Raising the smoking age in some parts of Shawnee County? Commissioners discuss proposal

The Shawnee County Commission on Thursday heard the first reading of a proposal to raise the tobacco purchase age in unincorporated areas from 18 to 21. (File photo)

A study by the Centers for Disease Control and Prevention shows three-quarters of adults in the United States favor raising the minimum tobacco purchase age to 21, a Shawnee County health department employee told county commissioners Thursday.


Craig Barnes, the department’s health promotions coordinator, encouraged commissioners to approve a proposal they’ll consider next week that would ban the sale or furnishing of tobacco products to anyone under 21 in the county’s unincorporated areas.

But local resident Tom Palace, executive director of the Petroleum Marketers and Convenience Store Association of Kansas, told commissioners the proposed resolution would be difficult to enforce.

“Statistics are one thing, practicality is another,” he said. “I don’t know how practical this really is.”

Palace and Barnes appeared before Commissioners Bob Archer, Kevin Cook and Shelly Buhler as they heard the first reading of Archer’s proposal to ban the sale or furnishing of cigarettes, electronic cigarettes, tobacco products or liquid nicotine to anyone under 21 in the unincorporated areas.

The proposal would snuff out the ability to legally provide such products to people ages 18 to 20.

It wouldn’t specifically ban possession by those who are underage.

The measure would hold retailers responsible for violations committed by their employees. Violators would be subject to a $200 fine.

Commissioners accepted public comments and heard the proposal’s first reading Thursday. They plan to hear further comment and consider it for action next Thursday.

Shawnee County has no resolutions regulating tobacco acquisition by age but enforces Kansas statute 33-7799, which bans the public from selling or furnishing tobacco products to anyone under 18.

Commissioners were told earlier this year that they have the authority to raise the minimum tobacco purchase age only in the county’s unincorporated areas, where 11 convenience stores are located.

Imposing such a restriction in Shawnee County’s five incorporated areas — the cities of Topeka, Auburn, Rossville, Silver Lake and Willard — would require the approval of their governing bodies, county health officer Gianfranco Pezzino told the commission in June.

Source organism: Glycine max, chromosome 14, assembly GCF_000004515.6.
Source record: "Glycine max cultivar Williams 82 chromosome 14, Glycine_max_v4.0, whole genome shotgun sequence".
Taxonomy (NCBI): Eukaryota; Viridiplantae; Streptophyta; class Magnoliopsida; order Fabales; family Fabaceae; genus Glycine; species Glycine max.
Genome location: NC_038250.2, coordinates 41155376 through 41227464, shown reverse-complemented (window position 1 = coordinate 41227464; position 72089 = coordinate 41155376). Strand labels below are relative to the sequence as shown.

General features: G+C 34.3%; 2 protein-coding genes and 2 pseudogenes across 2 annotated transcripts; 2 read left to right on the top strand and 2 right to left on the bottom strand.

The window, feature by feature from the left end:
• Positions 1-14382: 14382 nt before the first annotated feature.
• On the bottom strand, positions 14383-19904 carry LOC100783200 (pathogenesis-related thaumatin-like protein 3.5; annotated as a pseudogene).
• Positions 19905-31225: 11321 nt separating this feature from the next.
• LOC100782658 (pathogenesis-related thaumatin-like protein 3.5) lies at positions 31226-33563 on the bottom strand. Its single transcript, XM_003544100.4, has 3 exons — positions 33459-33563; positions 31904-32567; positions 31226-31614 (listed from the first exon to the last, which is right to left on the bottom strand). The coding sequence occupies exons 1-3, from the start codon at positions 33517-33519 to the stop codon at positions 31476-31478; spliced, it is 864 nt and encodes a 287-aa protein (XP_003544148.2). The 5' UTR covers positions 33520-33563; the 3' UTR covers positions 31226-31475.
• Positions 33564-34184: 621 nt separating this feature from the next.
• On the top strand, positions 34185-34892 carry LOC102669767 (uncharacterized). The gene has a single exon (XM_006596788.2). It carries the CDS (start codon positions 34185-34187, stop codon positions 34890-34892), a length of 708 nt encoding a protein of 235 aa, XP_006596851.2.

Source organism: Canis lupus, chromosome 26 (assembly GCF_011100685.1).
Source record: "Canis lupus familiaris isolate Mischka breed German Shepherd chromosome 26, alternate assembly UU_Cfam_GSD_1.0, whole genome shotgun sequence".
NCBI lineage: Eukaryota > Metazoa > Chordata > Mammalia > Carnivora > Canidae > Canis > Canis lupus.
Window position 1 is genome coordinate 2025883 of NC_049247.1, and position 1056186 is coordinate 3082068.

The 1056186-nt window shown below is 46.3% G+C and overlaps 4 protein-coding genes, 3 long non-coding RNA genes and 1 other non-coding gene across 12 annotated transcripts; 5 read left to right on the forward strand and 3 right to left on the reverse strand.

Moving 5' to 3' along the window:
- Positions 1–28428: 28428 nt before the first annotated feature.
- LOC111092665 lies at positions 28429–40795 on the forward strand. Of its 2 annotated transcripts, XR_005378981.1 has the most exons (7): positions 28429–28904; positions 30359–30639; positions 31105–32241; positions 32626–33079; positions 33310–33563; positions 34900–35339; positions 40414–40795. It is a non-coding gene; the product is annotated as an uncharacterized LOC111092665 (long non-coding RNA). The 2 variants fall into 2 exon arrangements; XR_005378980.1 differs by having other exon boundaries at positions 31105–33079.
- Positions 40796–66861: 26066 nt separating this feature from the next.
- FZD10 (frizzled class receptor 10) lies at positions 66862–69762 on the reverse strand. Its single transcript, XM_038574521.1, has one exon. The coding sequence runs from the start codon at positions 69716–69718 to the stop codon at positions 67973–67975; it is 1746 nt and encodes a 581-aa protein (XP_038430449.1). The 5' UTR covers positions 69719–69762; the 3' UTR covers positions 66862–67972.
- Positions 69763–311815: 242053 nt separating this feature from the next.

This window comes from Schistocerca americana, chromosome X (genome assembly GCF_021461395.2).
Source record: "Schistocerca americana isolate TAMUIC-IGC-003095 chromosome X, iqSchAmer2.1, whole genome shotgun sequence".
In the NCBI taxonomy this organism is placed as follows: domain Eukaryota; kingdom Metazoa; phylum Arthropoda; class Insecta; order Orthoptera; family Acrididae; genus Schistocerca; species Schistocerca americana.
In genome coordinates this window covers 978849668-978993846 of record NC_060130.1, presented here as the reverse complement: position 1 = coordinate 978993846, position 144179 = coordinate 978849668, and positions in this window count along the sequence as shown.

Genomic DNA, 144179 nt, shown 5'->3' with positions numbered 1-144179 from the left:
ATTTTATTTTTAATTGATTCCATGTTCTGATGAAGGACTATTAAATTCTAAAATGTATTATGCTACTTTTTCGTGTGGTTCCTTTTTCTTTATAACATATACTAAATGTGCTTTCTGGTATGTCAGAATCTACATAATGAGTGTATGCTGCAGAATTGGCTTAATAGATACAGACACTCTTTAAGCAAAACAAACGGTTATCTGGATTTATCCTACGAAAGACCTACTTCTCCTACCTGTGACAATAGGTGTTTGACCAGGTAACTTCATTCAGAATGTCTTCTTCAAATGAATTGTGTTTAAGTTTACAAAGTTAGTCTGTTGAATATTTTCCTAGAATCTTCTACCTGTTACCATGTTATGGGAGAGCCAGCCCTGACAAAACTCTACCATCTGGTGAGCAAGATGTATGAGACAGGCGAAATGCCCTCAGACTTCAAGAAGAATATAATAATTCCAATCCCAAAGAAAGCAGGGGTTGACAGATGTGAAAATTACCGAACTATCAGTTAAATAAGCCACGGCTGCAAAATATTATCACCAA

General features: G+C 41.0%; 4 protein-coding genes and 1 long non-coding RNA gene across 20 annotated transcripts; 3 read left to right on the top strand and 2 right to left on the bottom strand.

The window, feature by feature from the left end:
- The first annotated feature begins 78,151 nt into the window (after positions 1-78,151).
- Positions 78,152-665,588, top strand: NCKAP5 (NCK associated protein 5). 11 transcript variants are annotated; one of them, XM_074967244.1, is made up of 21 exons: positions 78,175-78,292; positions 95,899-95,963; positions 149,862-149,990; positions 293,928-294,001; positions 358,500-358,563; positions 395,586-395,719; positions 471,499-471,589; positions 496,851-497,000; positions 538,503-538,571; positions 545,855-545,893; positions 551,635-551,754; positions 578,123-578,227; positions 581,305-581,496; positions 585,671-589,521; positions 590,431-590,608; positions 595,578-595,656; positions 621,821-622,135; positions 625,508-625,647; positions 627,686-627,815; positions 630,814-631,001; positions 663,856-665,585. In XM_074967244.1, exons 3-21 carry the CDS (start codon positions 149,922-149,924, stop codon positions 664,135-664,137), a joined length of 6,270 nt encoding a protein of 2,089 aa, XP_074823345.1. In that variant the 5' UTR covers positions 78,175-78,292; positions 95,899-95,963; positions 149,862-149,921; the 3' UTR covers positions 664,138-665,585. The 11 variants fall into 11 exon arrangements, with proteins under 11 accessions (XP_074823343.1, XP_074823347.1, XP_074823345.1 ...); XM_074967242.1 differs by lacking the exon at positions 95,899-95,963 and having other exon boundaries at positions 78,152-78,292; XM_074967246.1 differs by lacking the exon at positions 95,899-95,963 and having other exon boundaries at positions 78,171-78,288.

Johnson and Wyandotte counties already have banned the sale or furnishing of tobacco products in their unincorporated areas to anyone under 21, according to a July 27 memorandum commissioners received from county counselor Jim Crowl and assistant county counselor Jonathan Brzon.

Such a ban also has been adopted by the Kansas cities of Olathe, Prairie Village, Iola, Bonner Springs, Westwood Hills, Lenexa, Lansing, Overland Park, Mission Hills, Westwood, Leavenworth, Roeland Park, Leawood, Merriam and Garden City, the memo said.

Commissioners heard testimony in favor of Archer’s proposal Thursday from Barnes and Pezzino, who said its approval would be a “small but important step” to promote public health by discouraging tobacco use among young people.

The proposal is aimed not only at keeping tobacco away from people ages 18 to 20 but also at keeping them away from younger youths, who most commonly acquire tobacco products from their older friends, Pezzino said.

Commissioners next heard from Palace, who raised questions about the proposal’s enforcement.

“It’s just very convoluted as to how this and the current state law would dovetail together,” he said.

Palace applauded commissioners for seeking to improve public health but stressed that 18-year-olds are adults who can buy a house, buy a car and go to war for their country.

“The government’s trying to protect us from ourselves, and I personally think that’s wrong,” he said.

Commissioners subsequently heard from Sheriff Herman Jones, who said his officers — when they suspect someone under 18 possesses tobacco — make contact with that person and identify him or her.

Jones said his officers don’t encounter those types of situations very often.

Contact reporter Tim Hrenchir at (785) 295-1184 or @timhrenchir on Twitter.

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